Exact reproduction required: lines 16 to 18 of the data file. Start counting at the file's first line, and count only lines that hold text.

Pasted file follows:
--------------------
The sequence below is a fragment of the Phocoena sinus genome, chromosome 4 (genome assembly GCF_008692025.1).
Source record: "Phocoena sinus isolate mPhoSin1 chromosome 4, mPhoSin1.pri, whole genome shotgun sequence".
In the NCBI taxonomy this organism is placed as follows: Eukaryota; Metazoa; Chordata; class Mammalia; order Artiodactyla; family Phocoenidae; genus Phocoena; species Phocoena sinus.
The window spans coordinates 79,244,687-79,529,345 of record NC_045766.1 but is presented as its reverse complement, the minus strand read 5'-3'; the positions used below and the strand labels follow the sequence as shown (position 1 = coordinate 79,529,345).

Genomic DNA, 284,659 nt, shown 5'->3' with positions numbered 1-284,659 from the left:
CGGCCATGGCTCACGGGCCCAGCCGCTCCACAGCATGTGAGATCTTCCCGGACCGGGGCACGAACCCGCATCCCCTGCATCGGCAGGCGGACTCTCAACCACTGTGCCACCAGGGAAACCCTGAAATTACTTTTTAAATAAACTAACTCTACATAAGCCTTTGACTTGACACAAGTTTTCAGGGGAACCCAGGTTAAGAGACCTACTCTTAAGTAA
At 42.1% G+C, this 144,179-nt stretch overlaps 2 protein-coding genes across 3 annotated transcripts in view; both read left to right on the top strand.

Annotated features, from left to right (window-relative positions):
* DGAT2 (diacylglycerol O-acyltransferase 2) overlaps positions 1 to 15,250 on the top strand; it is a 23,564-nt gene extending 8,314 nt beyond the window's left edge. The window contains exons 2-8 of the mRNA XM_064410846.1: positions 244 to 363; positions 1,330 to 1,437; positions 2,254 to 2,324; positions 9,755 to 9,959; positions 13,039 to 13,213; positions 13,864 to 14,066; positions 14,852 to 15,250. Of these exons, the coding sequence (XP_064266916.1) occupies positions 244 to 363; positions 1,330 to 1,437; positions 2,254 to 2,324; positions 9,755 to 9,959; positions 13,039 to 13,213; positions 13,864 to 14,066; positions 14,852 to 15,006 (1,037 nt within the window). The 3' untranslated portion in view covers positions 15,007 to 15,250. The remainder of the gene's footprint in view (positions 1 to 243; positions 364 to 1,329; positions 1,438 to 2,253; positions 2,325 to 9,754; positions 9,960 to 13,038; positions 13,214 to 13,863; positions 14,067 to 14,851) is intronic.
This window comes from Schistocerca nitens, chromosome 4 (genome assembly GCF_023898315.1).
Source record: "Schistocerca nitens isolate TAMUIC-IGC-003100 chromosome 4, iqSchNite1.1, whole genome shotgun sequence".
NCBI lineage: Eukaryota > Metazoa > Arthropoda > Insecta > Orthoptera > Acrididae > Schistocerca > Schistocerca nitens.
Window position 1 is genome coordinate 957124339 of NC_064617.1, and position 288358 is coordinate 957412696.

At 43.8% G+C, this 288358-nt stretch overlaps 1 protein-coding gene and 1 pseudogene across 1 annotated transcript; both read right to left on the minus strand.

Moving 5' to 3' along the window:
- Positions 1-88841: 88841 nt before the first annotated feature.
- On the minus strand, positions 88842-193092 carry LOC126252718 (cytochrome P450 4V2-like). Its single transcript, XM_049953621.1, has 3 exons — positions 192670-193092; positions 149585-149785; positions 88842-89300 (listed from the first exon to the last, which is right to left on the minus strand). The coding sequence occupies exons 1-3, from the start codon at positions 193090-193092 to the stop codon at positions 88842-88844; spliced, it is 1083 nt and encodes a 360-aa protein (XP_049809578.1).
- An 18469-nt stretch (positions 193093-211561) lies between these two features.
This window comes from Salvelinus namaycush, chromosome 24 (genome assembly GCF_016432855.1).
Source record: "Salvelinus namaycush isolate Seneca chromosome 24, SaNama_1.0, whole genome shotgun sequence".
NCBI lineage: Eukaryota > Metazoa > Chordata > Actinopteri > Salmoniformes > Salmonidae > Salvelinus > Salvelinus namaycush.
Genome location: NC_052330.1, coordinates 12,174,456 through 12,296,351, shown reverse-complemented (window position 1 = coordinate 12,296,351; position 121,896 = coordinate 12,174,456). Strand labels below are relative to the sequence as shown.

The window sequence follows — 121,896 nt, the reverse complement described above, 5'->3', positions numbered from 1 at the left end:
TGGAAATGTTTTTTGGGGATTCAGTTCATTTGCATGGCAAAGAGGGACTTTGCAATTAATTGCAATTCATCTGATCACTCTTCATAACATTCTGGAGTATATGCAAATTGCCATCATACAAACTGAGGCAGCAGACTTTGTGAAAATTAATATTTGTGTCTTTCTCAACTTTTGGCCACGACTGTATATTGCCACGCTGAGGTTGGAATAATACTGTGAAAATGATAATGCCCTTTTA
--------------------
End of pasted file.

- Positions 1-88841: 88841 nt before the first annotated feature.
- On the minus strand, positions 88842-193092 carry LOC126252718 (cytochrome P450 4V2-like). Its single transcript, XM_049953621.1, has 3 exons — positions 192670-193092; positions 149585-149785; positions 88842-89300 (listed from the first exon to the last, which is right to left on the minus strand). The coding sequence occupies exons 1-3, from the start codon at positions 193090-193092 to the stop codon at positions 88842-88844; spliced, it is 1083 nt and encodes a 360-aa protein (XP_049809578.1).
- An 18469-nt stretch (positions 193093-211561) lies between these two features.